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Mr. Hoban: To ask the Secretary of State for Defence how many civil servants in his Department were seconded to work for (a) trades unions and (b) the Trades Union Congress in each year since 2003. 
Mr. Kevan Jones:
Data on how many civil servants were seconded to work for trade unions and the Trades
Union Congress in each year since 2003 are not held centrally. Secondments are arranged locally by Business Partners and to gather this information would involve Business Partners trawling their records at disproportionate cost.
Nick Harvey: To ask the Secretary of State for Defence what the notice required to fire missiles from (a) a Trident submarine on patrol and (b) a second submarine at its berth is; and what notice is required for submarines to take to sea. 
Mr. Hutton: As set out in the White Paper The Future of the United Kingdom's Nuclear Deterrent (Cm 6994), published on 4 December 2006, a Trident submarine on patrol is normally at several days notice to fire. I am withholding further information as its release would, or would be likely to, prejudice national security and defence of the UK.
Norman Baker: To ask the Secretary of State for Defence on what date the next stocktake meeting between the Government and the US Administration under the 1958 Mutual Defence Agreement is scheduled to take place. 
Colin Challen: To ask the Secretary of State for Defence how many instances of burglary and trespassing there have been at bases occupied and controlled by the United States Visiting Forces in the latest period for which figures are available; and at which bases. 
Mr. Bob Ainsworth: The number of instances of burglary and criminal trespass, recorded by the Ministry of Defence Police at United States Visiting Forces bases, in each of the last three financial years are shown in the following tables.
|Site||Number of burglaries||Number of trespasses|
Mr. Bradshaw: The information is not available in the format requested. National health service trusts self-report the total number of accident and emergency (A&E) services they provide against definitions provided by the Department for the three types of A&E on a quarterly basis. This includes information on the number of self-reported type 1 (major) A&E services at national and trust level.
Dawn Primarolo: There were 100,000 consultation postcards printed at a cost of £7,091, and 10,000 copies of the these postcards were given to regional alcohol leads to distribute within their local areas as they deemed appropriate with the remainder given out at national and regional meetings to discuss the consultation on alcohol strategy, Safe. Sensible. Social - Consultation on further action. A copy of this has been placed in the Library. As of 27 October 2008, approximately 1,500 postcards had been completed and returned.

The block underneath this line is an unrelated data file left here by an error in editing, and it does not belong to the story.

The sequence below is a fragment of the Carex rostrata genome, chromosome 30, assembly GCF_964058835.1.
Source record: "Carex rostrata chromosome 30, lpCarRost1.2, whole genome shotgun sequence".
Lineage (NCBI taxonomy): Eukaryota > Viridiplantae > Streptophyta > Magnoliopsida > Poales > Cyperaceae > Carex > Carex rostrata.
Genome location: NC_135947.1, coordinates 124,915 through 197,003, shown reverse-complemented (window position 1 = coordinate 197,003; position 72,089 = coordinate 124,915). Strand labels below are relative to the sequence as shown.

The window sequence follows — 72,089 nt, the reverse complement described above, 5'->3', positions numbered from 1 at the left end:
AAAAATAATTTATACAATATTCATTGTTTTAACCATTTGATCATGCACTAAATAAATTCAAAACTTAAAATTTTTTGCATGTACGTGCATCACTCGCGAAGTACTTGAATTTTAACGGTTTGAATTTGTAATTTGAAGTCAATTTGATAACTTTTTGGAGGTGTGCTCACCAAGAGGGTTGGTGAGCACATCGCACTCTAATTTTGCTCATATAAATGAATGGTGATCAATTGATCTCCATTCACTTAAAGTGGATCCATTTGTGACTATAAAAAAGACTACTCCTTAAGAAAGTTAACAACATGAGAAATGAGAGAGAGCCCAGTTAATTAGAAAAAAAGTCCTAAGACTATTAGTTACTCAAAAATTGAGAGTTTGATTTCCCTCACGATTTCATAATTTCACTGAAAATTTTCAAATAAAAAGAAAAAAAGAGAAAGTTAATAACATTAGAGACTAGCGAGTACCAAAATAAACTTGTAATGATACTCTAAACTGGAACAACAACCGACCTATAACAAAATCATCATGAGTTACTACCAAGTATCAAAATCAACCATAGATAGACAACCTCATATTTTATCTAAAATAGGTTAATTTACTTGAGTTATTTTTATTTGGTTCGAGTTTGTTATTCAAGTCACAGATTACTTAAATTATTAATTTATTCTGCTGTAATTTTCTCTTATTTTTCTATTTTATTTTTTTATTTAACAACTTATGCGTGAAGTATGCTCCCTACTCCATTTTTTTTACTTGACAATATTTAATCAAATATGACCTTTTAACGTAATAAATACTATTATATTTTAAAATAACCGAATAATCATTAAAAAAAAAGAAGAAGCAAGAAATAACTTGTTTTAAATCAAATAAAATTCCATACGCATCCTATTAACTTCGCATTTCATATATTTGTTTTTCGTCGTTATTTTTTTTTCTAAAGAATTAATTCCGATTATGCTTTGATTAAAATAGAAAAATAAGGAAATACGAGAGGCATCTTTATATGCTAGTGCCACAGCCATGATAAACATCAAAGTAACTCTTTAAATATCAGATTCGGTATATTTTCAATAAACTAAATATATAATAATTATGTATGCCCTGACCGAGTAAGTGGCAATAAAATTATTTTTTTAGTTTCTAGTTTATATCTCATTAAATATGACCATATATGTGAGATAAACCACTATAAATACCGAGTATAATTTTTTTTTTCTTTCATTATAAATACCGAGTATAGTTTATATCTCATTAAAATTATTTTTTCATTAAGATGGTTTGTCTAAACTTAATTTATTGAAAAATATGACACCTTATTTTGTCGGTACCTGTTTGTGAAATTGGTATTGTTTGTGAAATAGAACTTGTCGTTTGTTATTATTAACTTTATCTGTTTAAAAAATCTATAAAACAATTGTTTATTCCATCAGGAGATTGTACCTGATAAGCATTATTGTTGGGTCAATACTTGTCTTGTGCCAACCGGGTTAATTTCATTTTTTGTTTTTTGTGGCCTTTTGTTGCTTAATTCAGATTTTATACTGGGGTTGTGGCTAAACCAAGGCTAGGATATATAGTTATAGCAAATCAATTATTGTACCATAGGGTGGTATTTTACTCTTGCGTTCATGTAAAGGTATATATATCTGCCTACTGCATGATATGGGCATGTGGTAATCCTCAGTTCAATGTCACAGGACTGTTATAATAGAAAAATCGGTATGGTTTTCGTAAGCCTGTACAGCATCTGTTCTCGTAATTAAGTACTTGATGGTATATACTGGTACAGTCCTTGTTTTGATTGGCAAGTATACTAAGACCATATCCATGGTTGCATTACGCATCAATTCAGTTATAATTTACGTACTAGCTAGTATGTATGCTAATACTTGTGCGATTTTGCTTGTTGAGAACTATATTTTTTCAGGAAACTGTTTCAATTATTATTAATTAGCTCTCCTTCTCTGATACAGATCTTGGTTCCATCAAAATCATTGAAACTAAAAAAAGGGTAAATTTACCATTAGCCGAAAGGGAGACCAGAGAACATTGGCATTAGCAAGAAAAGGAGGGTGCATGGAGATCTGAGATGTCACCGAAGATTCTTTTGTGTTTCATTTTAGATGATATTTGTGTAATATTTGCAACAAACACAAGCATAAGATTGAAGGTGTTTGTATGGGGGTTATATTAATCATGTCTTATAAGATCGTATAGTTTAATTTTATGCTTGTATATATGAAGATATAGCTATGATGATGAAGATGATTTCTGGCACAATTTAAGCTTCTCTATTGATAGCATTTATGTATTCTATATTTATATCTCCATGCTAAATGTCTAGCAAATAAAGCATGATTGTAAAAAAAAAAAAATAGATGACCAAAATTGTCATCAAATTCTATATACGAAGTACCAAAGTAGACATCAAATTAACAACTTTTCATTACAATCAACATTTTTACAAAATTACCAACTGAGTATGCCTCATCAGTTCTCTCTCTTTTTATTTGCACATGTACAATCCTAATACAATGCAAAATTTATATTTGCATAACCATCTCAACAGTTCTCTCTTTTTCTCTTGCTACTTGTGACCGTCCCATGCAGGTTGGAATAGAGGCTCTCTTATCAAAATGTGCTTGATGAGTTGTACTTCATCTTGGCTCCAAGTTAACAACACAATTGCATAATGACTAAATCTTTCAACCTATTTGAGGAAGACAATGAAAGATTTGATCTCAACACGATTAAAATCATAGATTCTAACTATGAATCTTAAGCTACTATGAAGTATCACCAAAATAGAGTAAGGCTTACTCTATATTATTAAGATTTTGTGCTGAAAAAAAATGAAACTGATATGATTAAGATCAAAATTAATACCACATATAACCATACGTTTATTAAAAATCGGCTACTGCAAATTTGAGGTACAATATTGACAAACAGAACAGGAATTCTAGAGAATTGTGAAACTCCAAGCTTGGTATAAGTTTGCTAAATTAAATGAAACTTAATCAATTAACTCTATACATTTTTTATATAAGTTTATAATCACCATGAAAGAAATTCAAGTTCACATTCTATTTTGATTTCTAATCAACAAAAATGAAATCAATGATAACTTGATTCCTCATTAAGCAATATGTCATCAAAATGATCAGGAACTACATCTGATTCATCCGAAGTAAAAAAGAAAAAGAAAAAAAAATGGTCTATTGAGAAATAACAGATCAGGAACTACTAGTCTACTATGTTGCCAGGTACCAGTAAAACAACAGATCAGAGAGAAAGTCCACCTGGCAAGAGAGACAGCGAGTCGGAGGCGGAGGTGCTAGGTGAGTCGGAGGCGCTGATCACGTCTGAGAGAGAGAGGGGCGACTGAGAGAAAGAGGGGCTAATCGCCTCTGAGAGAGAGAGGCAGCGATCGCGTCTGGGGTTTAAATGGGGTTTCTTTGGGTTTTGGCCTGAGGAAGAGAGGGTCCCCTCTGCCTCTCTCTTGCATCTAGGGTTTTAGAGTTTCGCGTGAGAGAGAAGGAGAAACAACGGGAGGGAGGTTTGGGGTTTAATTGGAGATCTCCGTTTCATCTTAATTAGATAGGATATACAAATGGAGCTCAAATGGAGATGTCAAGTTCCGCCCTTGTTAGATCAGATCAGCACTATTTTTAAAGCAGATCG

Mike Penning: To ask the Secretary of State for Health what research he has (a) commissioned and (b) evaluated in support of the 10 per cent. target for reduction in alcohol consumption mentioned in his Department's impact assessment relating to the Government's alcohol strategy. 
The impact assessments to the Department's consultation document Safe, Sensible, Socialconsultation on further action included estimates of the impact of (a) an end-frame or information to be included within alcohol advertising (resulting in an estimated at a 2.4 per cent. reduction in consumption) and (b) measures to place unit and health
information on alcohol labels (direct evidence not available to show impact on consumption. However, there is reason to expect some impact and a 0.02 per cent. reduction in consumption would yield enough benefits to offset the costs involved).
A technical appendix to the assessment explained how these estimates had been arrived and a theoretical 10 per cent. reduction in per capita alcohol consumption was chosen solely to illustrate the methodology. The impact assessments make this theoretical illustration very clear.
James Brokenshire: To ask the Secretary of State for Health (1) what the cost of ambulance and paramedic journeys to treat patients where excessive alcohol consumption was a primary or secondary diagnosis was in each of the last five years; 
Mr. Stephen O'Brien:
To ask the Secretary of State for Health what the original budget was for the
provision of Airwave radios to the Ambulance Service, broken down by ambulance service trust; how much has been spent by each trust; and what the projected final spend is in each trust. 
Mr. Bradshaw: The Ambulance Radio Programme is delivering a managed service solution for digital radio communications for the 11 Ambulance Trusts in England. The programme is estimated to cost £517 million, but funds are not distributed to individual ambulance trusts as the programme is managed centrally. As at the end of October 2008, programme expenditure has been £82.2 million.
The scope of services being provided centrally was originally based on requirements drawn up by trusts in February 2005. Any additional trust service requirements arising since then are funded by trusts themselves. To date, expenditure on new, further requirements totals £11.4 million.
Mr. Stephen O'Brien: To ask the Secretary of State for Health what the original timetable for the provision of Airwave radios to the Ambulance Service was, broken down by ambulance service trust; what the latest performance is against that timetable, broken down by trust; and when he expects full implementation to be achieved. 
|Trust||Service Area (Trust pre Reconfiguration)||Original service commencement date||Service commencement date or forecast date|
|(1) A second Airwave service will be introduced for the North East Ambulance Service's second control room whose location is yet to be finalised.|
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